Thus this creates two separate local jurisdiction of the courts — for Peninsular Malaysia and for East Malaysia.
Early Legal Systems Prior to colonization by western powers, a form of rudimentary, tribal legal system was said to exist on the Peninsula.
Although their laws were primitive and unwritten, their organizational abilities were adequate and served as a model for later Malay villages or kampongs. For example, the head of the village or penghulu was an organizational social structure derived from the Negrito tribe.
Although the early peoples of the Malay Peninsula were varied, they shared a similar belief system, which enabled the easy absorption of the Hindu religion, which was to follow. These early societies were characterized by animism and ancestor worship. Nature and all natural elements were important, as being primarily agriculturalists, they relied heavily on a bonding with nature.
The empire encompassed lands across the Straits of Malacca and parts of Java, including a place north of Palembang in Sumatra called Melayu. This was the kingdom of Srivijaya. Srivijayan society was known to be both highly civilized and cultured and the kingdom itself a centre of learning.
One of the most lasting legacies of this Hindu rule is the system of monarchy. The concept of kingship is based on the Hindu concept of saktiwhich literally translates into the king having powers which are not of this realm.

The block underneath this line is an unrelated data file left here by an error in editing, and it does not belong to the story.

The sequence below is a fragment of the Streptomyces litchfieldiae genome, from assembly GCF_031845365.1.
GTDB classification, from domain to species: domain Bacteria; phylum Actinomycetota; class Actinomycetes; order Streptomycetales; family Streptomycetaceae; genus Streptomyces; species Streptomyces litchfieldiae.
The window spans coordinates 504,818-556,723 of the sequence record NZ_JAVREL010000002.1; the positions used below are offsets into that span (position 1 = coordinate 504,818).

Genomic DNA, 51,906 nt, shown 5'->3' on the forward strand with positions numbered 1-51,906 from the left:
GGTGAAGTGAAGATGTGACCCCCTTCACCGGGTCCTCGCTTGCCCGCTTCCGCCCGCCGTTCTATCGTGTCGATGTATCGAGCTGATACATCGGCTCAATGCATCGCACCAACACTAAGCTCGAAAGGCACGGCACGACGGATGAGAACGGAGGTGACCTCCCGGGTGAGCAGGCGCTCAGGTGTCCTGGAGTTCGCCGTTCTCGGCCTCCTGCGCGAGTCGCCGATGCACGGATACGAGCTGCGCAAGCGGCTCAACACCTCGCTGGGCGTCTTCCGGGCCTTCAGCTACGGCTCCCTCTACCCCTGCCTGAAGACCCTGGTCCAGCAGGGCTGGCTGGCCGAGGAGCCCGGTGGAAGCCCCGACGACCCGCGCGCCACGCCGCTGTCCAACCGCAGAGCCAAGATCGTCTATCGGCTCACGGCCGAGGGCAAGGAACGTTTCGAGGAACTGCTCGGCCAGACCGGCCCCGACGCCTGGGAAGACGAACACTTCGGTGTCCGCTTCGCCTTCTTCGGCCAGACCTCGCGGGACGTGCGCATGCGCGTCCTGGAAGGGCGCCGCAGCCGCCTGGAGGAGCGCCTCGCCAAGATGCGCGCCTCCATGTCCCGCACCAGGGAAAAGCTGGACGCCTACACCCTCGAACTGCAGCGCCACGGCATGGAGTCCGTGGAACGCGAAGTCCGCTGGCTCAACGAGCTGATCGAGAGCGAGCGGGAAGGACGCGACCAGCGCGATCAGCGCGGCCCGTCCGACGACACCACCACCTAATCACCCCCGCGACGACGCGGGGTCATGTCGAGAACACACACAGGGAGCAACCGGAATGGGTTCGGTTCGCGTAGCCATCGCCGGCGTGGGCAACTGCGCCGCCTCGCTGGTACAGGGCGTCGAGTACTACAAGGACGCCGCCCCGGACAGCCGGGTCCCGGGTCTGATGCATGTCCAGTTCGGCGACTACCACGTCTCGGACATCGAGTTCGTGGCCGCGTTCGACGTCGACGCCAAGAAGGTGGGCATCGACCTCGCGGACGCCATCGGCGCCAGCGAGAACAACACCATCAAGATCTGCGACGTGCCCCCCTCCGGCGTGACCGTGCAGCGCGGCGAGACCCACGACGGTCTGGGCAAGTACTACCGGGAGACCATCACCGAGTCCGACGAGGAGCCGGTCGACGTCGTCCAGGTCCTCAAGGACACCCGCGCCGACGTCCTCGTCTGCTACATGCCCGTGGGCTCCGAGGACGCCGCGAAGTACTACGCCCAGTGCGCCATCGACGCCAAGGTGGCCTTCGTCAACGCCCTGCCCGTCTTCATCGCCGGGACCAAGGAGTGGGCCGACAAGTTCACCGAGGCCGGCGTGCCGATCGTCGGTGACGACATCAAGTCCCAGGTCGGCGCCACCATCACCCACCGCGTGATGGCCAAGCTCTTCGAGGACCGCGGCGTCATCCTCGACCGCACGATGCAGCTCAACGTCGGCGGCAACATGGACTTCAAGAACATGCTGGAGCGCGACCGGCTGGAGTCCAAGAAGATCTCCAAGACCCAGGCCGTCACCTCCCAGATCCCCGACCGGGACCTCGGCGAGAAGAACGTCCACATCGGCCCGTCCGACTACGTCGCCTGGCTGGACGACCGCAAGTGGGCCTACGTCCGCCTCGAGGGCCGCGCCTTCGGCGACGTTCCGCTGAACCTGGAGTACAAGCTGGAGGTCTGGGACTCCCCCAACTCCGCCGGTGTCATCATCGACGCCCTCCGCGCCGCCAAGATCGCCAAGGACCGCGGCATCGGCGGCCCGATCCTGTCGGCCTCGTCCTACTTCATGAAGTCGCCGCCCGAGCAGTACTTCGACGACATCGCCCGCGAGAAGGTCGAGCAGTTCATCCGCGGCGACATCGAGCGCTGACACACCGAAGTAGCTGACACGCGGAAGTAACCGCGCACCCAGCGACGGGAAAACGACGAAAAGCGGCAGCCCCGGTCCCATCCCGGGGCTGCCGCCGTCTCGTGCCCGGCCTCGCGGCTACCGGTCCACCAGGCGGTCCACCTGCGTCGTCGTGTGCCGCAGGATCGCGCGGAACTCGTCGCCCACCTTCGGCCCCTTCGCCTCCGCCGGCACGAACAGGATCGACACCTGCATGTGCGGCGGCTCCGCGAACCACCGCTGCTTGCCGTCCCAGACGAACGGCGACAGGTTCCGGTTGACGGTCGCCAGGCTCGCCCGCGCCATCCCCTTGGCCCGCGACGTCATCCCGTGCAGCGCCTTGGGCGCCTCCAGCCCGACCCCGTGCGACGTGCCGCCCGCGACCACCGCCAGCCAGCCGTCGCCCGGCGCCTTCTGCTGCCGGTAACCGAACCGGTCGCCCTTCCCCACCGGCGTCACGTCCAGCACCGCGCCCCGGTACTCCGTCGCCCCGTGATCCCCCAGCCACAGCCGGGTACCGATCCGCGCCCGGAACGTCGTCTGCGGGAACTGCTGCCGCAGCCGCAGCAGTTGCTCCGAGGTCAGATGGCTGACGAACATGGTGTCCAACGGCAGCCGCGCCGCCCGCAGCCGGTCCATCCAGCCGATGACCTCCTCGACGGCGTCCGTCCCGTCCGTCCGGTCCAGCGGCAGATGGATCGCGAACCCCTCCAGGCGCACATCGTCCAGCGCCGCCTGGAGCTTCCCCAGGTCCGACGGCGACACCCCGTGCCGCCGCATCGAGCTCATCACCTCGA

During the Malacca Sultanate, this concept evolved into the concept of daulat. The concept of daulat differs from sakti in that the king is not regarded as one having supernatural powers, but the idea of kingship is rooted to those having particular or peculiar characteristics, which separates him from the rest of the ordinary populace.
Hence, this clothed the king, or raja with his right to rule. This concept survived well into and beyond the Malacca Sultanate. Another lasting legacy of Hindu rule is the adat or customary laws they leave behind.
Prior to the arrival of the British in Malaya, the Malays and the natives of Sabah and Sarawak, followed their own customs and traditions or adat. There are two main streams of adat - the adat perpateh and the adat temenggong.
Both forms of adat are believed to have originated from Sumatra, especially from the district of Minangkabau. The adat temenggong is patrilineal while the adat perpateh is matrilineal. The system of administration of the adat temenggong is autocratic, while that of the adat perpateh is democratic.
In the administration of civil and criminal law, both forms of adat admit opposing characteristics. For example, in the adat temenggong criminal punishment is on the basis of an eye for an eye, while in the adat perpateh, the emphasis is not so much upon punishment for the offence but upon remedial measures to correct an injustice.
A substantial amount of case law grew around this issue of harta sepencarianor jointly acquired property. This formalization of native customary law ensures its survival through written codes. The customary laws of the Dayaks of the Third, Fourth and Fifth Divisions of Sarawak have been codified in the Tusun Tunggua code of customary law, most of it pertaining to land matters.